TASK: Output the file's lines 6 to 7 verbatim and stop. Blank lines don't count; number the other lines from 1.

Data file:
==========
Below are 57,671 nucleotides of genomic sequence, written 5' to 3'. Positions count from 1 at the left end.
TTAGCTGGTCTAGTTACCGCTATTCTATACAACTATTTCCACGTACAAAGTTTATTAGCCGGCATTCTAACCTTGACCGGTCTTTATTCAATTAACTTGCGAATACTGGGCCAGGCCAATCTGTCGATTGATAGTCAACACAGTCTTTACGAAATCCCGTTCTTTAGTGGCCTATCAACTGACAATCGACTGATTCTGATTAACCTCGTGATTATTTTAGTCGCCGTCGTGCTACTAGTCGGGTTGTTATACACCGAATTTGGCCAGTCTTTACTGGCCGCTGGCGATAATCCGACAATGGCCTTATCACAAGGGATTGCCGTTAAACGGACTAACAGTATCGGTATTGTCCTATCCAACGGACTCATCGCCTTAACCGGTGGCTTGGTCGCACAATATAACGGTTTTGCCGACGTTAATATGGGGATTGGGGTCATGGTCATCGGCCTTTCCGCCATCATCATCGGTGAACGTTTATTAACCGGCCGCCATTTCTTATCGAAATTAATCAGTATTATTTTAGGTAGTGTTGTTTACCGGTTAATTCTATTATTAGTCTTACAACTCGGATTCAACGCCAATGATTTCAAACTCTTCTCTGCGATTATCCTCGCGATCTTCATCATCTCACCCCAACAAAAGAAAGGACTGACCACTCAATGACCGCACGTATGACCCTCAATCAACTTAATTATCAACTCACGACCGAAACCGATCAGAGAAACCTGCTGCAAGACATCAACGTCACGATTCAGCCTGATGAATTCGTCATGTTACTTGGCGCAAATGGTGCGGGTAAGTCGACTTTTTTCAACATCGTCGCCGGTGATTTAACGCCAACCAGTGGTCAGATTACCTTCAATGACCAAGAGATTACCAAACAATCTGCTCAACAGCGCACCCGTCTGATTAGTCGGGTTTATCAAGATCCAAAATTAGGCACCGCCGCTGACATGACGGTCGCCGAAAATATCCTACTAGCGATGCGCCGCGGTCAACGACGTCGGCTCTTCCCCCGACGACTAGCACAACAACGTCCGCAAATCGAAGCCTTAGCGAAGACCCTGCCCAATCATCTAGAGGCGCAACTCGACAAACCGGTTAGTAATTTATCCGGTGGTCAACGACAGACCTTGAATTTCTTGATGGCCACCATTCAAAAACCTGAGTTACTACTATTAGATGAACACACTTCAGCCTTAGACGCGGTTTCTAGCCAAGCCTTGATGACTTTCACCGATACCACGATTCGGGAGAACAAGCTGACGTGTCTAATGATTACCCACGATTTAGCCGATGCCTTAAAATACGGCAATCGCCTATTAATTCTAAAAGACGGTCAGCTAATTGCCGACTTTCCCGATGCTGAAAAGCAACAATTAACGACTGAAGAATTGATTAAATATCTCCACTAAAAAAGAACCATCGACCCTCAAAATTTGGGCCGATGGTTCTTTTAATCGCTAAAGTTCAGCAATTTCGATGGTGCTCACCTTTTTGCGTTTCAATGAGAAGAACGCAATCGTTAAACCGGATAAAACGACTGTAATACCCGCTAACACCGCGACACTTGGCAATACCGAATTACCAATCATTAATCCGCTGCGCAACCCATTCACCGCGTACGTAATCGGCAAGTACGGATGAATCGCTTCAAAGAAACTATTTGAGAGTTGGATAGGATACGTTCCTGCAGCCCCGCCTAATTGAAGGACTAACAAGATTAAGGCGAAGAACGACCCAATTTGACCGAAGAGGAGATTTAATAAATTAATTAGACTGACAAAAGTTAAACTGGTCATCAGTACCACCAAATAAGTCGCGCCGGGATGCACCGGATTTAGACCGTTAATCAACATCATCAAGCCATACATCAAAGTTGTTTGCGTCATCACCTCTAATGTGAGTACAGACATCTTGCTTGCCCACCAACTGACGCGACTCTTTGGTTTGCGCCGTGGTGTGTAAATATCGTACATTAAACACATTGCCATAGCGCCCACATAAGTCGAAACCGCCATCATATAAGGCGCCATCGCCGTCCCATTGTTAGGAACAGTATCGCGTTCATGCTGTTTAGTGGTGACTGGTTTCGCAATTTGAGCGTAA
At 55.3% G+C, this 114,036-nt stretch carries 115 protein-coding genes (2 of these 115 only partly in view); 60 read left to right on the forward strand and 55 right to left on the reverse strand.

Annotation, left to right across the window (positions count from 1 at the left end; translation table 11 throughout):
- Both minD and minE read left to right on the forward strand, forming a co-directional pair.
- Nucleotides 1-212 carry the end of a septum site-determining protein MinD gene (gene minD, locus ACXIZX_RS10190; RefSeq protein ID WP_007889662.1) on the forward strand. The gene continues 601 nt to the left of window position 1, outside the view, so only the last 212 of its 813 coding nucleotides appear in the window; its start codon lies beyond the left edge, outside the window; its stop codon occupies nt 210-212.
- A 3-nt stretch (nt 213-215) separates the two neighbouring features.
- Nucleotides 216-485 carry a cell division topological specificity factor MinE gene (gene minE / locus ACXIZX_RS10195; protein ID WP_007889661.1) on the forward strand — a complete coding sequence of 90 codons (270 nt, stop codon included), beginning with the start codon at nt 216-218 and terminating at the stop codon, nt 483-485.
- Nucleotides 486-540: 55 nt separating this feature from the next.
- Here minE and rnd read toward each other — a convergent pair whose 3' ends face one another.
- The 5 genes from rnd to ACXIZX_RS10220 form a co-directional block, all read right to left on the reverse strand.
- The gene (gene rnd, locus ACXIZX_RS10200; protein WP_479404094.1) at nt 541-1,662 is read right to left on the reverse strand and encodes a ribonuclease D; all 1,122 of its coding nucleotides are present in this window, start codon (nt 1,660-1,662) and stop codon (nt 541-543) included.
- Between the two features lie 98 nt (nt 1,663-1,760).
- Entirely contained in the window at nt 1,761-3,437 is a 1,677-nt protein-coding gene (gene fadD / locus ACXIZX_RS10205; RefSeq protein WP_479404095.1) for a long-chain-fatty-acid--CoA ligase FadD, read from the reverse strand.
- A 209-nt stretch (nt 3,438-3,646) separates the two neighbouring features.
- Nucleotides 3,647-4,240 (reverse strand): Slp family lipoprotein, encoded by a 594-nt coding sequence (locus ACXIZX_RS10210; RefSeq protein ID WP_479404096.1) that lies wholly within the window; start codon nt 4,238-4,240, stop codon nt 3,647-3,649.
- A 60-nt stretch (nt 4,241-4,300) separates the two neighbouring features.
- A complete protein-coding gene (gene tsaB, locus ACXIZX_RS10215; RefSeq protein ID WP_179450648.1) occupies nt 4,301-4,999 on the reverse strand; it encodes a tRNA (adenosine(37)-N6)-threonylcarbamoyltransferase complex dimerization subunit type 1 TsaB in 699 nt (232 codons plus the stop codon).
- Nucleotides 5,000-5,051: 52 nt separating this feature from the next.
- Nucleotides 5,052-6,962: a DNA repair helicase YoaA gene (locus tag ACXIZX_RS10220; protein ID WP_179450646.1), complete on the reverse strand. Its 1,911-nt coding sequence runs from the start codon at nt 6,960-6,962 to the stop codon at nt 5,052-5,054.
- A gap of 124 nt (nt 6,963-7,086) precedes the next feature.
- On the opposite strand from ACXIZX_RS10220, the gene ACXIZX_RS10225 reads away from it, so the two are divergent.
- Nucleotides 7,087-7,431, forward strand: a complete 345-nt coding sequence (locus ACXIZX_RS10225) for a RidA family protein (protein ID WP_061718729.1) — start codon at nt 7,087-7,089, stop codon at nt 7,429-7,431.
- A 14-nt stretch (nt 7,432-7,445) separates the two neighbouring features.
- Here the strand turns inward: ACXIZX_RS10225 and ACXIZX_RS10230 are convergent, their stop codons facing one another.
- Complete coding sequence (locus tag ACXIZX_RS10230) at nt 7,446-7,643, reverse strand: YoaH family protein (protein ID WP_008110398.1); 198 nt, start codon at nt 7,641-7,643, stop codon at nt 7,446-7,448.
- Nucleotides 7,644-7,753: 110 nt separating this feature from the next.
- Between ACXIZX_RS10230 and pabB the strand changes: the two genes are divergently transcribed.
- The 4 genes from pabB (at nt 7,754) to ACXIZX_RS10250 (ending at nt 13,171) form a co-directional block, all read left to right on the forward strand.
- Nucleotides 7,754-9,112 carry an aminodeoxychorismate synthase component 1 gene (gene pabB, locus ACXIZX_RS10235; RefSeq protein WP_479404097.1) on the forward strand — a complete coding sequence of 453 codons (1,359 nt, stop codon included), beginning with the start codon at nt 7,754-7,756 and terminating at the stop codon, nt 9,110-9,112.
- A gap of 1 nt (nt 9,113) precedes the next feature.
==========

- Nucleotides 1-212 carry the end of a septum site-determining protein MinD gene (gene minD, locus ACXIZX_RS10190; RefSeq protein ID WP_007889662.1) on the forward strand. The gene continues 601 nt to the left of window position 1, outside the view, so only the last 212 of its 813 coding nucleotides appear in the window; its start codon lies beyond the left edge, outside the window; its stop codon occupies nt 210-212.
- A 3-nt stretch (nt 213-215) separates the two neighbouring features.